The Keepers of the Hohe Salve Mountain
12.04.2021 in People
Once the site of Celtic ceremonies, the Hohe Salve mountain is today home to Austria's highest pilgrimage church. This historic building is maintained throughout the year by Hans and Thea Neuschwendter, a couple who have learned to appreciate spiritual celebrations and quiet reflection on the mountain in equal measure.
Inside or outdoors? Bright sunshine or cool shade? Chairs or bench? Thea and Hans Neuschwendter may have been married for decades, but when it comes to finding the perfect place for our interview they can't always find a consensus. In the end they opt for a bench in front of the Salvenkirchlein chapel, where they hold hands like a pair of teenagers who have just fallen in love for the first time.
"Up here in the mountains things are different. People are more open, more friendly, more grateful. That is one of the reasons why we do what we do," explains Hans. Since retiring he and his wife Thea have been responsible for looking after the Salvenkirchlein chapel perched at 1,829 metres above sea level. "We keep the chapel clean, sell candles and make the flowers are looking good," adds Thea.
Hans and Thea Neuschwendter in front of the Salvenkirchlein chapel.
Site with ancient roots
Its eye-catching shape and wonderful views make the Hohe Salve one of if not the most beautiful mountains in Tirol. The word "Salve" in the name "Hohe Salve" comes from the Latin greeting. Historians believe this site was one of the first to be settled in the region now covered by Tirol.
It took a further 400 years or so for the Salvenkirchlein to be built. The fact that this small mountain chapel was consecrated to John the Baptist drew many pilgrims, especially those hoping for relief from headaches and similar complaints. People would come bearing heads made from wood or clay and parade around the church with these in hand before leaving them as an offering to the saint whose head plays a central role in the Bible.
"People have been coming up here forever – including bishops and princes – to leave offerings at the chapel," says Hans Neuschwendter. The wealthy would be carried up here on horseback or in sedan chairs. There is no need for such extravagant transport today – visitors make do with a cable car to the top of the mountain. The tradition of leaving wooden heads as gifts to John the Baptist also had to be stopped at some point after many hundreds of them lying on the ground made it almost impossible to get close to the chapel.
The Salvenkirchlein is the highest church of pilgrimage in Austria.
Some people come up to the chapel to reflect during a difficult time in their life.
"More and more people are taking up the practice of pilgrimage. People need to get away from it all. It is a chance to empty the head and fill the heart," says Thea Neuschwendter. As well as pilgrims and daytrippers the couple also welcome many wedding groups and take pleasure in making sure everything goes smoothly on the couple's big day.
Thea smiles as she recalls some of the lively wedding they have witnessed over the years on the mountains, but when the last cable car has left and a silence has descended, those are her favourite moments of the day. "Some people come up to the chapel to reflect during a difficult time in their life. They kneel down, light a candle and spend a few moments alone with their thoughts before turning around and leaving just as quietly as they arrived. I find it very moving to witness those moments."
In centuries past, approaching storms would be announced to the farmers in the valley below by laying out white sheets and ringing church bells.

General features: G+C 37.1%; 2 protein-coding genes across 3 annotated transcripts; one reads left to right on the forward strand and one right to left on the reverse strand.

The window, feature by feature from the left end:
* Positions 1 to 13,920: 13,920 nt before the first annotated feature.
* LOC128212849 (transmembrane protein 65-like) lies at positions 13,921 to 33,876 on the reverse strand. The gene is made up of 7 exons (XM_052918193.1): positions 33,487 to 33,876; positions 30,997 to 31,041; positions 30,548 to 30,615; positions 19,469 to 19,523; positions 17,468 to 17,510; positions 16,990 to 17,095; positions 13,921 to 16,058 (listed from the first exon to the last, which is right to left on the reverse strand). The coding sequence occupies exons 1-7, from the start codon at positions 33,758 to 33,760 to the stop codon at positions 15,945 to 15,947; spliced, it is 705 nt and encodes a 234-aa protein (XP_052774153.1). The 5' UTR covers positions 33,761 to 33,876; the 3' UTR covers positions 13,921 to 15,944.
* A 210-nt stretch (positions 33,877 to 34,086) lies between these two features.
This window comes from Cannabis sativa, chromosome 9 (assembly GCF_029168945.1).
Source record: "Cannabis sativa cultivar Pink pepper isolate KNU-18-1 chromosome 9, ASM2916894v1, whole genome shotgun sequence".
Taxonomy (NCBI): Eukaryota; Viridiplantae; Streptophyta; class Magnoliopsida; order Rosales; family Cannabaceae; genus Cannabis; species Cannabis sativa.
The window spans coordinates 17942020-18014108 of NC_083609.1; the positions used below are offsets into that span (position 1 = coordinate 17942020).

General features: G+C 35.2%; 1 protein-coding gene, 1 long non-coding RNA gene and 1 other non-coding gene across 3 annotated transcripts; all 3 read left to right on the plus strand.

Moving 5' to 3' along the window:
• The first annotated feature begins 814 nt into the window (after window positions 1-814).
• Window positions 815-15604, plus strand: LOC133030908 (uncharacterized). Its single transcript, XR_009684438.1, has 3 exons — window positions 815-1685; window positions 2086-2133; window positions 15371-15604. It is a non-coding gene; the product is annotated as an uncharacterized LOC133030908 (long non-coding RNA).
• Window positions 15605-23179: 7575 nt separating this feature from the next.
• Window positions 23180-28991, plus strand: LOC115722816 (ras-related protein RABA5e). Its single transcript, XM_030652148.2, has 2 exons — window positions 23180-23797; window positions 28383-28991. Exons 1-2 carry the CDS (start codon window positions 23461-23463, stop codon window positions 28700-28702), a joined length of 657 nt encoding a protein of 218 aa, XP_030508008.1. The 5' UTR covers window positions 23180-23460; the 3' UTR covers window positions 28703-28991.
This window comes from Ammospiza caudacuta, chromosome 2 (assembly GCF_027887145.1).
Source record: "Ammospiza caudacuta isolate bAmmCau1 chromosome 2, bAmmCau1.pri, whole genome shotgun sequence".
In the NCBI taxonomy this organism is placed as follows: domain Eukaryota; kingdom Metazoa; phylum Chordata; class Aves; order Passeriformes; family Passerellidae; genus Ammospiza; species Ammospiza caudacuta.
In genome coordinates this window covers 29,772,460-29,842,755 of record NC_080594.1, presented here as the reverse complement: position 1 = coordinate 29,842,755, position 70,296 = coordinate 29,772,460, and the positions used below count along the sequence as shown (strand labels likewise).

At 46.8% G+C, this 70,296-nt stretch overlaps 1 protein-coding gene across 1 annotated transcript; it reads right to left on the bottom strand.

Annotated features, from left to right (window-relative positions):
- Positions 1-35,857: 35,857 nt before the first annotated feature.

Lightning strike and the "Hound of Hohe Salve Mountain"
In centuries past people like Thea and Hans who looked after the chapel on the Hohe Salve mountain had to warn local farmers as soon as they saw a storm on the horizon. They would lay out white sheets near the summit of the mountain to inform people working in the valley that they should take shelter. The Salvenkirchlein chapel actually still has a bell, known as the "Salvenhund" ("Hound of the Hohe Salve Mountain") designed to ward off approaching storms. The mountain-top chapel itself was struck countless times by lightning and destroyed on several occasions.
In 1784 a lightning rod was installed on the chapel, but religious fanatics insisted that it be taken down again – they were convinced that prayer and bell-ringing were better ways of protecting the building from the power of Mother Nature. However, their piety was of little use – the chapel was hit by lightning over and again and even caught fire on a few occasions. The roof is today equipped with a modern lightning rod most recently updated in the 1990s.
The "Salvenhund" bell was rung to ward off approaching storms.
A lifelong commitment
Hans is now 79 years of age. Soon he will give up his "main job" working as the sacristan in Hopfgarten's parish church, but he plans to keep looking after the Salvenkirchlein for as long as possible. After all, there is always plenty to do: repairs large and small, finally moving that stone which lots of wedding guests have tripped over while leaving the chapel – the list goes on. And when the time does finally come to hand over the reins to the next generation, Thea and Hans will do it with a sense of pride in what they have achieved up here at the little chapel on the big mountain.
- The first chairlift in Tirol was built here on the Hohe Salve in 1950.
- Measuring 2,850 metres, it was the longest chairlift in Europe at the time.
- Today the Hohe Salve is one of the most visited mountains in Tirol.
- Highlights include a rotating terrace, a sun dial and a wind harp.
- Fun fact! The Salvenkirchlein chapel lies within the borders of the Westendorf municipality but is actually part of the diocese of Brixen im Thale.
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